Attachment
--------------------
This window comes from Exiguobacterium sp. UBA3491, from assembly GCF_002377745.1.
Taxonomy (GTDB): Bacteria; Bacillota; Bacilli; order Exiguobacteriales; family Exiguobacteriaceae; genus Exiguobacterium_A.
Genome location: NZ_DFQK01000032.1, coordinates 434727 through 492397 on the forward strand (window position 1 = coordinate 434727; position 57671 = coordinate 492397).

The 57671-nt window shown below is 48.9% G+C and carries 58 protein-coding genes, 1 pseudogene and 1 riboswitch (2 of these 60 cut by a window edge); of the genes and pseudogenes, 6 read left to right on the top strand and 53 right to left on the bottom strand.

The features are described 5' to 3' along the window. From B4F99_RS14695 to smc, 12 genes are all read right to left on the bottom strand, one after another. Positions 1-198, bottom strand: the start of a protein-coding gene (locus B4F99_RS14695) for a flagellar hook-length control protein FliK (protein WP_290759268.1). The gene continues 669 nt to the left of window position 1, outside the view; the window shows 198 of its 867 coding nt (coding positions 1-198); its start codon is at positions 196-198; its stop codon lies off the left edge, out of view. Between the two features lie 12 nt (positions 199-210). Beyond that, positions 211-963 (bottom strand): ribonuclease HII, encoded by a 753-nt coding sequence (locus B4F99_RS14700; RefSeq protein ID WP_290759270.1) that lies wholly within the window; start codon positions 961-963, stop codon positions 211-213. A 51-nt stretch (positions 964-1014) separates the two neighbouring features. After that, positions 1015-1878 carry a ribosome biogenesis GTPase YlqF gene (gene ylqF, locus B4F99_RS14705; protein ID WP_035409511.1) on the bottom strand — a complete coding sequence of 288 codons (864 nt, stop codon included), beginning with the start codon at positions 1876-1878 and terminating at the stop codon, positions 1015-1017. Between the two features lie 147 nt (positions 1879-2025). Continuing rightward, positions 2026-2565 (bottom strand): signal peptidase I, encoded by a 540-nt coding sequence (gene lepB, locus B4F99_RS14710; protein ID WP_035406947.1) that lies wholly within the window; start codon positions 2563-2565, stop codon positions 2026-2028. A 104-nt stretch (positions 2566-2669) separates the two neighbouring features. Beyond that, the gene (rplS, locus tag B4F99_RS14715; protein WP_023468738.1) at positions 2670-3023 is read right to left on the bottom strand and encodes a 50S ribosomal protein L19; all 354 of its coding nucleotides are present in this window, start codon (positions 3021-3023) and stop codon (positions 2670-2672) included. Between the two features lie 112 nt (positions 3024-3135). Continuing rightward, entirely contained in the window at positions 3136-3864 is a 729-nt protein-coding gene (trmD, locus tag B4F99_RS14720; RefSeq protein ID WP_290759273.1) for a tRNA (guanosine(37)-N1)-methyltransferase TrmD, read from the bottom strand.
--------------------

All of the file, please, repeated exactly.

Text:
This window comes from Exiguobacterium sp. UBA3491, from assembly GCF_002377745.1.
Taxonomy (GTDB): Bacteria; Bacillota; Bacilli; order Exiguobacteriales; family Exiguobacteriaceae; genus Exiguobacterium_A.
Genome location: NZ_DFQK01000032.1, coordinates 434727 through 492397 on the forward strand (window position 1 = coordinate 434727; position 57671 = coordinate 492397).

The 57671-nt window shown below is 48.9% G+C and carries 58 protein-coding genes, 1 pseudogene and 1 riboswitch (2 of these 60 cut by a window edge); of the genes and pseudogenes, 6 read left to right on the top strand and 53 right to left on the bottom strand.

The features are described 5' to 3' along the window. From B4F99_RS14695 to smc, 12 genes are all read right to left on the bottom strand, one after another. Positions 1-198, bottom strand: the start of a protein-coding gene (locus B4F99_RS14695) for a flagellar hook-length control protein FliK (protein WP_290759268.1). The gene continues 669 nt to the left of window position 1, outside the view; the window shows 198 of its 867 coding nt (coding positions 1-198); its start codon is at positions 196-198; its stop codon lies off the left edge, out of view. Between the two features lie 12 nt (positions 199-210). Beyond that, positions 211-963 (bottom strand): ribonuclease HII, encoded by a 753-nt coding sequence (locus B4F99_RS14700; RefSeq protein ID WP_290759270.1) that lies wholly within the window; start codon positions 961-963, stop codon positions 211-213. A 51-nt stretch (positions 964-1014) separates the two neighbouring features. After that, positions 1015-1878 carry a ribosome biogenesis GTPase YlqF gene (gene ylqF, locus B4F99_RS14705; protein ID WP_035409511.1) on the bottom strand — a complete coding sequence of 288 codons (864 nt, stop codon included), beginning with the start codon at positions 1876-1878 and terminating at the stop codon, positions 1015-1017. Between the two features lie 147 nt (positions 1879-2025). Continuing rightward, positions 2026-2565 (bottom strand): signal peptidase I, encoded by a 540-nt coding sequence (gene lepB, locus B4F99_RS14710; protein ID WP_035406947.1) that lies wholly within the window; start codon positions 2563-2565, stop codon positions 2026-2028. A 104-nt stretch (positions 2566-2669) separates the two neighbouring features. Beyond that, the gene (rplS, locus tag B4F99_RS14715; protein WP_023468738.1) at positions 2670-3023 is read right to left on the bottom strand and encodes a 50S ribosomal protein L19; all 354 of its coding nucleotides are present in this window, start codon (positions 3021-3023) and stop codon (positions 2670-2672) included. Between the two features lie 112 nt (positions 3024-3135). Continuing rightward, entirely contained in the window at positions 3136-3864 is a 729-nt protein-coding gene (trmD, locus tag B4F99_RS14720; RefSeq protein ID WP_290759273.1) for a tRNA (guanosine(37)-N1)-methyltransferase TrmD, read from the bottom strand.